Friday, August 14, 2009
George Gilder promised and heralded it; the authors of "Blown to Bits" and "The Innovators Dilemma" warned about it close to ten years ago now; Chris Anderson has explained it in "The Long Tail" and now in "Free:" When the cost of a product and service decline rapidly, a couple of things are pretty likely to happen: new players will enter the market, unburdened by legacy cost structures and business practices (including past success); prices will fall, incumbents will suffer, and new business models will emerge. Nowhere has this been more dramatic and public than in the media industries I've worked in and around for almost all of my careers: books, music and movie delivery (MTV, Showtime, Movie Channel); consumer electronics (remember the Sony Walkman?); subscription newsletter; newspapers... Two items today are only the most recent among many to address this: Jeremiah Owyang's commentary on the first Cisco Eos contract with the big Hollywood media brands: http://bit.ly/ynaV3 and the European Union's large survey and report that, among other things, notes that P2P technology is not the reason media companies have lost sales. As I tweeted a few minutes ago, it's the business model, stupid (thanks to James Carville for the appropriation).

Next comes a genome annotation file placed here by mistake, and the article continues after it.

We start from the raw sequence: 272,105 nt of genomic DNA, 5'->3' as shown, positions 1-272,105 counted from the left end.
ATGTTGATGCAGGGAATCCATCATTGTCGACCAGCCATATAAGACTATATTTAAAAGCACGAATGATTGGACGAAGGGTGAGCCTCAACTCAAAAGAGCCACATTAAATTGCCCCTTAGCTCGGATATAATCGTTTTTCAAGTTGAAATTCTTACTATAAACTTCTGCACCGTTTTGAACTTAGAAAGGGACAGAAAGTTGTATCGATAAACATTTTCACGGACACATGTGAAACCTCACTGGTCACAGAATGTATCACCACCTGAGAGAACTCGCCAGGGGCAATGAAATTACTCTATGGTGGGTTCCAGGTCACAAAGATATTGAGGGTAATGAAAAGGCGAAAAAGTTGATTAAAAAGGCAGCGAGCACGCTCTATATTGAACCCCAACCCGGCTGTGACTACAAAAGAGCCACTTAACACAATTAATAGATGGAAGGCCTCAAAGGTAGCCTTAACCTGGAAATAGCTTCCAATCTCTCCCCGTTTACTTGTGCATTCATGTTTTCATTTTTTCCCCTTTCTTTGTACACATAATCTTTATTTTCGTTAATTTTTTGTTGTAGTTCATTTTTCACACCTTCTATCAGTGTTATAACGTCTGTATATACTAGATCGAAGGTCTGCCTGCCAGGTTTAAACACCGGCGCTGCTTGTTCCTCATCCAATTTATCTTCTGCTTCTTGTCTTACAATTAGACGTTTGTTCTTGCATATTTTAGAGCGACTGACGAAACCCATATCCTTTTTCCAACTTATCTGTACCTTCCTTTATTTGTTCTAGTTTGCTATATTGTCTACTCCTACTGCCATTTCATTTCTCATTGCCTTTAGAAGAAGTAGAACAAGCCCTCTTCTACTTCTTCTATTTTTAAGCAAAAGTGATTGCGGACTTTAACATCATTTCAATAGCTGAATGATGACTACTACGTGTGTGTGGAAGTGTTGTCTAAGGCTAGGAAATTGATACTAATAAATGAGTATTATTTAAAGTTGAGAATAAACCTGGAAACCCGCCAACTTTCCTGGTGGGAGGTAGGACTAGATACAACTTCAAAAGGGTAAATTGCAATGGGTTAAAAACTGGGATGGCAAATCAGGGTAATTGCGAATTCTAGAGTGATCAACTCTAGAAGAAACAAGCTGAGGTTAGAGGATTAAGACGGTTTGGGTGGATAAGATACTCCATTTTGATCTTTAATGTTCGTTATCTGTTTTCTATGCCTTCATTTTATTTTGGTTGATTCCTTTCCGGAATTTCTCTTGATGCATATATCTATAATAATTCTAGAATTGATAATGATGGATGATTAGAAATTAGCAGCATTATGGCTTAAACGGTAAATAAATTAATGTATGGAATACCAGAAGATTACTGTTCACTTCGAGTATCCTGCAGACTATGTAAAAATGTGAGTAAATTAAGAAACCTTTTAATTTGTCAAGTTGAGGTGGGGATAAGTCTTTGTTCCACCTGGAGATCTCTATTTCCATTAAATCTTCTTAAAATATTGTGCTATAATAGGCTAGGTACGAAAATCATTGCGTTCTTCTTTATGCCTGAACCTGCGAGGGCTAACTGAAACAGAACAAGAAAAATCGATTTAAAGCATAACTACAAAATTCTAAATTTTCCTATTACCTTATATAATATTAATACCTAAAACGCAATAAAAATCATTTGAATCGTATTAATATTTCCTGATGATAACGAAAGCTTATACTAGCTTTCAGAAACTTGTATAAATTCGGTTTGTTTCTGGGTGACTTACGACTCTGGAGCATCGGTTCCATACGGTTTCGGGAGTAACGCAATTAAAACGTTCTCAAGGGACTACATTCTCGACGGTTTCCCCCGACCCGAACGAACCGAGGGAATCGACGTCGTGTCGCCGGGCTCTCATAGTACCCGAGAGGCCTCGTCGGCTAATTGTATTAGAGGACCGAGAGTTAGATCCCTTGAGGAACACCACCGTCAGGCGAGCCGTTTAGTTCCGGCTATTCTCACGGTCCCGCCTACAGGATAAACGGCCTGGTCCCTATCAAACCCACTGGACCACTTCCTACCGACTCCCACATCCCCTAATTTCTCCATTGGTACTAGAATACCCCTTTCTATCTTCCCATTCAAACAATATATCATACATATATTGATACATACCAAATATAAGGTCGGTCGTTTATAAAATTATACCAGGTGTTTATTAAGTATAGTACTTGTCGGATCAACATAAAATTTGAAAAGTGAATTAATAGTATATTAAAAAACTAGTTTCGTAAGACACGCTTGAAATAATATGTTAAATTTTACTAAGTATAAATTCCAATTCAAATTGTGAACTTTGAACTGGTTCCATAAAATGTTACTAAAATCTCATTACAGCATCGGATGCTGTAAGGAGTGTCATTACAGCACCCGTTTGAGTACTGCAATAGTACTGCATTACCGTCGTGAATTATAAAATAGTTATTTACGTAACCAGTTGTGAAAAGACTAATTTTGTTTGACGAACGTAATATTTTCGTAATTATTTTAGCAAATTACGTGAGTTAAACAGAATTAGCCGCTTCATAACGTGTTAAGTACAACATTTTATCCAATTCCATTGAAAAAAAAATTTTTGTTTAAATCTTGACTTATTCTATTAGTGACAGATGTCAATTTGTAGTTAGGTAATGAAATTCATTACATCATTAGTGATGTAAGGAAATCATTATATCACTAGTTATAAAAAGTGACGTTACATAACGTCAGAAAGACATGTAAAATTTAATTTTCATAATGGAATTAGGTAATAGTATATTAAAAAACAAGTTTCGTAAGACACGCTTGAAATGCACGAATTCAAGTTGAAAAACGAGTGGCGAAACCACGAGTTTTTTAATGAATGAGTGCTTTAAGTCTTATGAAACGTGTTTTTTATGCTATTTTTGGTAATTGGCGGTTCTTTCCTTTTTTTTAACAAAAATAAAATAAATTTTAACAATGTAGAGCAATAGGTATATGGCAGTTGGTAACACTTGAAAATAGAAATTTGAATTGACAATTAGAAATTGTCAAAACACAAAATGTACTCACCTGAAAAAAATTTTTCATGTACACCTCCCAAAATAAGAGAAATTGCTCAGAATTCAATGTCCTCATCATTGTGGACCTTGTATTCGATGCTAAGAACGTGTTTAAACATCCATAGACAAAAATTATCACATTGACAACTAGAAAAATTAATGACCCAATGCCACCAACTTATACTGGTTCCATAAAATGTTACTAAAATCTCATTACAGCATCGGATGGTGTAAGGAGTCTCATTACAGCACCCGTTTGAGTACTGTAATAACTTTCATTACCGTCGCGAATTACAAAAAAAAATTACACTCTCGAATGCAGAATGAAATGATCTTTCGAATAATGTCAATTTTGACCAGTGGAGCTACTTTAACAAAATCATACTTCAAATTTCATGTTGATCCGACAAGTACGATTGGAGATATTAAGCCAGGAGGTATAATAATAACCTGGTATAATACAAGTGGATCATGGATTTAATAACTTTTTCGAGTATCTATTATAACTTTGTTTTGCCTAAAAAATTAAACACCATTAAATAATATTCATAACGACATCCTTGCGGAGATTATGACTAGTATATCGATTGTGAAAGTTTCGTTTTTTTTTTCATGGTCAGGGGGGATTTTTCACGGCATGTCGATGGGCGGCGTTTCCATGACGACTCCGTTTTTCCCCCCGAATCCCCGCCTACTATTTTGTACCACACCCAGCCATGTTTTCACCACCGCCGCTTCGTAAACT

Wednesday, August 5, 2009
A new study has the wrong end of the stick as its headline: "Third of Young People Won't Pay for Online Content." More good news in the study, throughout, but remember, in this paidcontent summary, to take the other side of each statistic.